Rumor has it, radio giant Cumulus Media is getting ready to back Rdio, and it's expected there will be a free, ad-supported tier available by the end of the year. If and when that happens, Rdio could become more popular than Spotify. As it stands, these two services are very close to one another in terms of overall appeal, with Spotify earning a narrow victory by offering on-demand access for free with ads.
Final Word: Rdio is an awesome alternative to Spotify, and if the Cumulus partnership comes to fruition, it could become our new favorite.
True to its name, iHeartRadio is for people who love listening to the radio. It offers access to 1,500 live radio stations across the country, so if you recently relocated and miss the radio stations you used to listen to, iHeartRadio will reunite you, making the transition that much easier.
You're not limited to live radio, however. You can create your own custom stations based on a catalog of over 15 million songs and 400,000 artists. That's not even the best part -- you get this functionality for free, and without commercials! That's right, iHeartRadio turns the streaming music game on its head by offering an uninterrupted music listening experience for free.
Like most other similar services, you can upvote or downvote a song so that a station adapts to your music listening preferences. You'll find the thumbs up and thumbs down icon in the upper right-hand corner, along with an icon to bring up a song's lyrics, and a shopping cart button to purchase a track from either iTunes or Amazon.
There are a handful of preset playlists for a range of different moods and activities. These include Studying, Family Time, Happy Hour, Recharging, Kids, and A Fall Day. Clicking any of these brings up a selection of stations, such as Country Drinking Songs being a branch of Happy Hour.
That's iHeartRadio in a nutshell. Everything is free -- there are no paid tiers to subscribe to -- and it's all accessible online, on mobile devices, in your car (via certain makes/models and dash units), and on connected devices such as Xbox and Google TV.
Some limitations exist in iHeartRadio. Skips max out at 15 total per day, and six per hour per station. You can't rewind or fast forward a song, and once you give a track a thumbs up or thumbs down, it's a permanent vote. That final bit is a lot of pressure to put on a person, and it really sucks if you accidentally click one or the other.
Final Word: The definitive service for radio listening diehards, though it's not without some annoying limitations.
It's important to make a good first impression, and unfortunately for Rhapsody, the lack of a free tier left us feeling sour from the outset. To add insult to injury, you're forced to fork over credit card (or PayPal) details before you can test drive Rhapsody. In Rhapsody's favor, it does give you 30 days to examine the service before you're charged, but we still don't like having to give up financial information just to take a peek.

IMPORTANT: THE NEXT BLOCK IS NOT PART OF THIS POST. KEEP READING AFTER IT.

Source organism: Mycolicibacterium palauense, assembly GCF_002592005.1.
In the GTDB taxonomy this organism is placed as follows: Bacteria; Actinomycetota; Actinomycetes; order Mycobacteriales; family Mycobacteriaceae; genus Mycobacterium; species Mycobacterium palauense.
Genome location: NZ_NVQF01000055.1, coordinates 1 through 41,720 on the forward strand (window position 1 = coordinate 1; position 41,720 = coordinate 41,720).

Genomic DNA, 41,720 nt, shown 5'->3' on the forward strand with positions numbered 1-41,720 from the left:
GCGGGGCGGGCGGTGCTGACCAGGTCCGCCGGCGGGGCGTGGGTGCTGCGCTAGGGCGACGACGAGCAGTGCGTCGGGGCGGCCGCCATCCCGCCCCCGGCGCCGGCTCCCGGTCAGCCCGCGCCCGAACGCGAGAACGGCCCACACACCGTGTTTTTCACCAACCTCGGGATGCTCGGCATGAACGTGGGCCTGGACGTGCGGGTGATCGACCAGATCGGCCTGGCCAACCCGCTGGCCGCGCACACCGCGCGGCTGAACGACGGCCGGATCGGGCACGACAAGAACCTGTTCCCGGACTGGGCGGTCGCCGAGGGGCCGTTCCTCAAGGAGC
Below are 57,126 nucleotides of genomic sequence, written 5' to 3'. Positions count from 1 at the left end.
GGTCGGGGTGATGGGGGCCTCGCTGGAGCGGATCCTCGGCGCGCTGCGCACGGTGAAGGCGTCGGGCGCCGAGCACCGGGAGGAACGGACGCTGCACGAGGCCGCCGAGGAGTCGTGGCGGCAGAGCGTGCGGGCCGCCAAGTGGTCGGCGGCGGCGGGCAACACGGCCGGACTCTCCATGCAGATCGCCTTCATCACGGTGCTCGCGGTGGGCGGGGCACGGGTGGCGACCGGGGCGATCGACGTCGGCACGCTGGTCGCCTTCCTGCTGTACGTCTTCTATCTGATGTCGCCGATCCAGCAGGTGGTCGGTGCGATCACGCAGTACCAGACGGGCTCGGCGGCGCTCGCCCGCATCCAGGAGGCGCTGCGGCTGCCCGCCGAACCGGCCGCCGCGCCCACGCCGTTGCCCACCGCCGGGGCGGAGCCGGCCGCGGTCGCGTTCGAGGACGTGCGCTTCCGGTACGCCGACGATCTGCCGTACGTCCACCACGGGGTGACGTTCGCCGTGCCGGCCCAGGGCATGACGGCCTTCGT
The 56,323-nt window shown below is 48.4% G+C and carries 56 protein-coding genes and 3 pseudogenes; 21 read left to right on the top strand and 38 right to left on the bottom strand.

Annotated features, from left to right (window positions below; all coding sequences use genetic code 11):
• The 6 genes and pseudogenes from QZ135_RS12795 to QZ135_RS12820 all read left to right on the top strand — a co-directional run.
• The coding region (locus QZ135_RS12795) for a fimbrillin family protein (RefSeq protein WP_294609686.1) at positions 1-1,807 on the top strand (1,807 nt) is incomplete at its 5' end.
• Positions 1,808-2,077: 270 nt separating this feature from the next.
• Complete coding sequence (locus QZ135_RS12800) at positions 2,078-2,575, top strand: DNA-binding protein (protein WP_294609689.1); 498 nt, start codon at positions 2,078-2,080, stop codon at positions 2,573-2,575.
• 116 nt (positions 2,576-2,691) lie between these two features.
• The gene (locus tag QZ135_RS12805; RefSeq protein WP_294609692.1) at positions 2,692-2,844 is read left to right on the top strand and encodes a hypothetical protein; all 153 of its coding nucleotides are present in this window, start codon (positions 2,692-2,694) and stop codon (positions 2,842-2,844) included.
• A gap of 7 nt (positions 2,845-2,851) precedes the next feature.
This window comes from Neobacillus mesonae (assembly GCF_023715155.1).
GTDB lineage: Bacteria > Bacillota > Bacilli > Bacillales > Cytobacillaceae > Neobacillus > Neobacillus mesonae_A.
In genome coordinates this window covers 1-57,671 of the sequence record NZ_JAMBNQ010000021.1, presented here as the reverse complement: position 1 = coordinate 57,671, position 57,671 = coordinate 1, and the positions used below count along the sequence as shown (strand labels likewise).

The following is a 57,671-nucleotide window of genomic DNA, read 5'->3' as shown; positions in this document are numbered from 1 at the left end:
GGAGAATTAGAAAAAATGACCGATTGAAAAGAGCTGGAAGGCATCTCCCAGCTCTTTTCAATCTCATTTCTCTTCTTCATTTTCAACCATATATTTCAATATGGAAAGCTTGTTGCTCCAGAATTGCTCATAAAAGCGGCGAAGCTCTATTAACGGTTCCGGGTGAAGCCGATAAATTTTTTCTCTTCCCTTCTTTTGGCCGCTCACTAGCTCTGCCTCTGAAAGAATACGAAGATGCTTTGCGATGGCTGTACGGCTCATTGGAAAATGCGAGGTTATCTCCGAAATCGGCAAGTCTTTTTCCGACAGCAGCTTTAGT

Regardless, we were willing to give Rhapsody a fair shake by signing up for its $9.99/plan (Rhapsody Premier), the less expensive of the two plans available. What you get in return is on-demand access to 18 million songs, ad-free music, and online and offline access. You're only allowed to download music to a single device on this plan. For $14.99/month (Rhapsody Premier Plus), Rhapsody ups the offline ante to three mobile devices. Otherwise, both plans are the same.
One feature parents may appreciate are basic parental controls, which allow you to restrict access to content marked as Explicit or Parental Advisory. To access them, you have to verify your personal details, including your credit card information.
High-quality streaming is limited to 192kbps. However, Rhapsody gives you an equalizer to play with on your mobile device. It's fairly sparse, but the limited controls do have a noticeable affect on playback, and we like that there's a bass boost option. Rhapsody also includes presets for Classical, Dance, Jazz, Pop, Rock, and Custom.
Rhapsody's mobile interface isn't great looking, though it's fairly easy to navigate. Downloading songs for offline access is especially easy.
We don't want to beat a dead horse, but the lack of a free tier is a disadvantage for Rhapsody. We're also bummed that the $9.99/tier limits syncing to only one device. If Rhapsody wants to compete with the likes of Spotify and Rdio, it has to up its game.
Final Word: Rhapsody has a deep catalog and makes downloading songs for offline access very easy, but there a few deal killers that prevent it from being a favorite.
It was a close race between Spotify and Rdio, but we give the slight edge to Spotify for offering a free, ad-supported option with on-demand access. Spotify's web interface could use a bit of tweaking, but overall, it's an awesome service with an extensive catalog of titles. To truly take advantage of the service, we recommend subscribing to Spotify Premium ($9.99/month) so that you can download songs to your mobile device for offline listening. This is great for those times when you're stuck without Internet access, such as camping trips or driving through dead-zones.
Switching gears, if you don't care about on-demand access and just want good radio for free, it's a toss up between iHeartRadio and iTunes Radio. Your best bet is to give them both a test drive and see which one you prefer.